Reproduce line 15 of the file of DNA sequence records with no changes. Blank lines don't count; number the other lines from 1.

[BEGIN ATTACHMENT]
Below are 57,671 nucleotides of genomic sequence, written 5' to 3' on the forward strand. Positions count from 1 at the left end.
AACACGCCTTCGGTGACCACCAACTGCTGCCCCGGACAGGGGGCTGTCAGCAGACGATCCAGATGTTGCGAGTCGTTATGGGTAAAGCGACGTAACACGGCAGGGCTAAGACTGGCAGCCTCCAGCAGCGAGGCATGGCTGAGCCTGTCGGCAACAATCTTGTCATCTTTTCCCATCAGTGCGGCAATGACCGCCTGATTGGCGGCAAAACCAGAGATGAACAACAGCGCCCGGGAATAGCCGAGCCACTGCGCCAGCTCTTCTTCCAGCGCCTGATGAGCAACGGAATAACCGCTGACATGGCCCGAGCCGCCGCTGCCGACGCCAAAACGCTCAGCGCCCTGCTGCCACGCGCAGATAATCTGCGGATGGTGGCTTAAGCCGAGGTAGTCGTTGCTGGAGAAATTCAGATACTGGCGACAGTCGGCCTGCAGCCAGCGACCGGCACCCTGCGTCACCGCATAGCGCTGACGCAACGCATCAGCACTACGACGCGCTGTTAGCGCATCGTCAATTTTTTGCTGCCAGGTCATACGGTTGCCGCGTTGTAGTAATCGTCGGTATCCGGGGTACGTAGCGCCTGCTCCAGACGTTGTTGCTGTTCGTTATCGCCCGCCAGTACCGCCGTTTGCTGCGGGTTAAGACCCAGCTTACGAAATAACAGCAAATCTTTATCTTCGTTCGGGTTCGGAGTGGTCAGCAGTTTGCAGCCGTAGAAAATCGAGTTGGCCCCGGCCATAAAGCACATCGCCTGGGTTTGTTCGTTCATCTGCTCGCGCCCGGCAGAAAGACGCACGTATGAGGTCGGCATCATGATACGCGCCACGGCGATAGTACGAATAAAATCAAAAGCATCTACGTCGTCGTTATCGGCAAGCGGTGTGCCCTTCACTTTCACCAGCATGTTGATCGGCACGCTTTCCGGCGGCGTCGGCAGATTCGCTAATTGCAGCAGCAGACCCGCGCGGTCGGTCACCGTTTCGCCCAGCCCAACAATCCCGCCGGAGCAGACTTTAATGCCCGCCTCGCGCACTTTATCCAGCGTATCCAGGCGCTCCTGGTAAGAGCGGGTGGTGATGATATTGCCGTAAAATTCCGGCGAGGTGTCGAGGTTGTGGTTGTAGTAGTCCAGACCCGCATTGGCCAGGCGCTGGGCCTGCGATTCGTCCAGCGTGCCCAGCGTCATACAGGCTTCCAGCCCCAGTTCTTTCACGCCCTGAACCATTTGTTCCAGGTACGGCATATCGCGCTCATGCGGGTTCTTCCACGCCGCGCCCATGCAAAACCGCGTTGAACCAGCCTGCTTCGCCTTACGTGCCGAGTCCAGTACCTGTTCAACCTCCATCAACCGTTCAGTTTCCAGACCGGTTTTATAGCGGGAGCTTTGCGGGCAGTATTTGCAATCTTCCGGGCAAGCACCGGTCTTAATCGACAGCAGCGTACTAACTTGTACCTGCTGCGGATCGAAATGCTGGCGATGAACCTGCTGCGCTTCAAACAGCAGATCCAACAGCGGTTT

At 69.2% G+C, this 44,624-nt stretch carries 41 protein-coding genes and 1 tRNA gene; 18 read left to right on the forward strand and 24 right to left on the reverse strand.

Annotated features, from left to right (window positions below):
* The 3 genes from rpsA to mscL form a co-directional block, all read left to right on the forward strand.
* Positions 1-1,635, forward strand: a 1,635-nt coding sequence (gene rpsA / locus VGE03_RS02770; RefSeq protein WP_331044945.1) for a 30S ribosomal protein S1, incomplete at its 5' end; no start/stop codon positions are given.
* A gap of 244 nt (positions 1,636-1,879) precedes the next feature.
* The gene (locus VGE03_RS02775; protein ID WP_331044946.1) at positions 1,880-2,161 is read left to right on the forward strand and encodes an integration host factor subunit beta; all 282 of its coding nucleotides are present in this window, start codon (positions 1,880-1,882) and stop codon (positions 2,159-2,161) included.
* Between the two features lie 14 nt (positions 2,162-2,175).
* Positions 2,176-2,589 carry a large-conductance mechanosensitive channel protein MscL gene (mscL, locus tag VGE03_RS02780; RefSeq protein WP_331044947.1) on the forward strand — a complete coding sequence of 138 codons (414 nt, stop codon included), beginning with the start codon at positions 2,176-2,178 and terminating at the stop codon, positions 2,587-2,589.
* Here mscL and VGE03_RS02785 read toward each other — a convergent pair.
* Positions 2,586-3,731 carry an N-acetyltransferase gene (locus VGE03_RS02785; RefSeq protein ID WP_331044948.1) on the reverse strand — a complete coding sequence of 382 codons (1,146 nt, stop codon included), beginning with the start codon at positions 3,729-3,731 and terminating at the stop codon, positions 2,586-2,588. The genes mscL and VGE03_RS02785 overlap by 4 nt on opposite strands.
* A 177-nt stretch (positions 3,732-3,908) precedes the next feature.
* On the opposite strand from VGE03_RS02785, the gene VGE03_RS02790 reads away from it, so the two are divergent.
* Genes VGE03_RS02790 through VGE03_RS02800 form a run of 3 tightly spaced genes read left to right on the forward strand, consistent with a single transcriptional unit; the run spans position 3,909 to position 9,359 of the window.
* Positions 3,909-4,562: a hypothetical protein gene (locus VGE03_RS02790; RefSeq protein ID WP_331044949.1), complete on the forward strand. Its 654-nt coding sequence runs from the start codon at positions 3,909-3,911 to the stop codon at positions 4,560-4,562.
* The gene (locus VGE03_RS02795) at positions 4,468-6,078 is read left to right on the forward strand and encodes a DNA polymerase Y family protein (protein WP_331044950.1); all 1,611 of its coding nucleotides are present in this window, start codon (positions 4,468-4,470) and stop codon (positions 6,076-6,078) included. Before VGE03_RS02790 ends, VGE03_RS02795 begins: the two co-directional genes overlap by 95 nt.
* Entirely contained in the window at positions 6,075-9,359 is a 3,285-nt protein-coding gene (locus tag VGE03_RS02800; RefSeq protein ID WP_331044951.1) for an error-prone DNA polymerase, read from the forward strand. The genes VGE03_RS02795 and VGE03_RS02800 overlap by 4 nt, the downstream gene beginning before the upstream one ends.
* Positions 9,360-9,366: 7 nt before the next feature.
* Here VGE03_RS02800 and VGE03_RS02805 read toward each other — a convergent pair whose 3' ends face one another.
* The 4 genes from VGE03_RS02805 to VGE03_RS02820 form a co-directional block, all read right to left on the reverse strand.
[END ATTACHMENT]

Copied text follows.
* Genes VGE03_RS02790 through VGE03_RS02800 form a run of 3 tightly spaced genes read left to right on the forward strand, consistent with a single transcriptional unit; the run spans position 3,909 to position 9,359 of the window.